FTC Backs Google Lawsuit Over Smartphone Patents
The US Federal Trade Commission is reportedly in favour of suing Google for allegedly blocking access to its smartphone and video patents
Five commissioners at the US Federal Trade Commission (FTC) are reportedly in favour of suing Google because of its attempts to stop rivals accessing its smartphone patents.
The development emerged in a Bloomberg report, quoting four people familiar with the matter, which claimed an FTC report had officially recommended the American government sue Google for violating US antitrust law.
It seems the FTC report has formally recommended this warrants suing Google. Reportedly, a majority of the agency’s five commissioners are inclined to do just that.
However a decision to sue to Google will not be taken until after the US presidential elections on 6 November.
It is believed Google has been seeking to prevent devices from Microsoft and Apple from being imported into the United States. The tech giant has also conducted similar campaigns in other courts across the globe.
Google has claimed these devices, which are said to rely on industry-standard technology, infringes patents owned by Motorola Mobility, which Google now owns.
“We take our commitments to license on fair, reasonable, and non-discriminatory terms very seriously and are happy to answer any questions,” Niki Fenwick, a Google spokeswoman was quoted by Bloomberg as saying. A spokesman for the FTC declined to comment.
Google admitted in June it had received notice the FTC had officially begun an investigation, but this was concerning its search business. Then in early July it was revealed the FTC was investigating Google’s Motorola Mobility unit over claims it was not fulfilling licensing commitments it made when its patents were adopted as industry standards.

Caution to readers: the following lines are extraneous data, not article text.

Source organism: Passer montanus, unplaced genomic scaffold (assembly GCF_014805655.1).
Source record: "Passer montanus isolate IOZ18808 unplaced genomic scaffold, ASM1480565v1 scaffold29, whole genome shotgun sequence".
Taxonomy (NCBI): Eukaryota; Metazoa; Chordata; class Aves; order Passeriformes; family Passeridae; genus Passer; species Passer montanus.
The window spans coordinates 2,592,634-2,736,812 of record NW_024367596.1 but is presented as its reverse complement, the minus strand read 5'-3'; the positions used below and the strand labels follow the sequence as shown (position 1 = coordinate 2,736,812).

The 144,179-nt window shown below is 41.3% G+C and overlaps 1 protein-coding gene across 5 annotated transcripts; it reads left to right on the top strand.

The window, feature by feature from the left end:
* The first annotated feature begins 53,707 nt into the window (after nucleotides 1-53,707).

Motorola was supposed to offer licensing for its technology on fair and reasonable terms but some have questioned whether it is doing so. The industry standards in question are said to relate to Wi-Fi, 3G wireless and video streaming standards.
At the time of Google’s acquisition of Motorola, there was a lot of concern from rivals the move would give Google an overly-powerful patent war chest. Google had previously promised to give fair, reasonable and non-discriminatory access to the Motorola licences.
But despite these promises, rivals remained unhappy and Microsoft filed a complaint against Motorola Mobility with the European Commission in February. It claimed Motorola was using its FRAND patents to block product sales, an allegation also levelled by Apple.
Microsoft has gone on record as sayingMotorola had tried to block the sales of Windows PCs and Xbox game consoles, accusing Motorola of wanting extortionate royalties for using its patents, such as one necessary for the H.264 video standard.
The FTC is also reportedly concerned at Google’s continued pursuit of litigation started by Motorola, before it became owner of the company.
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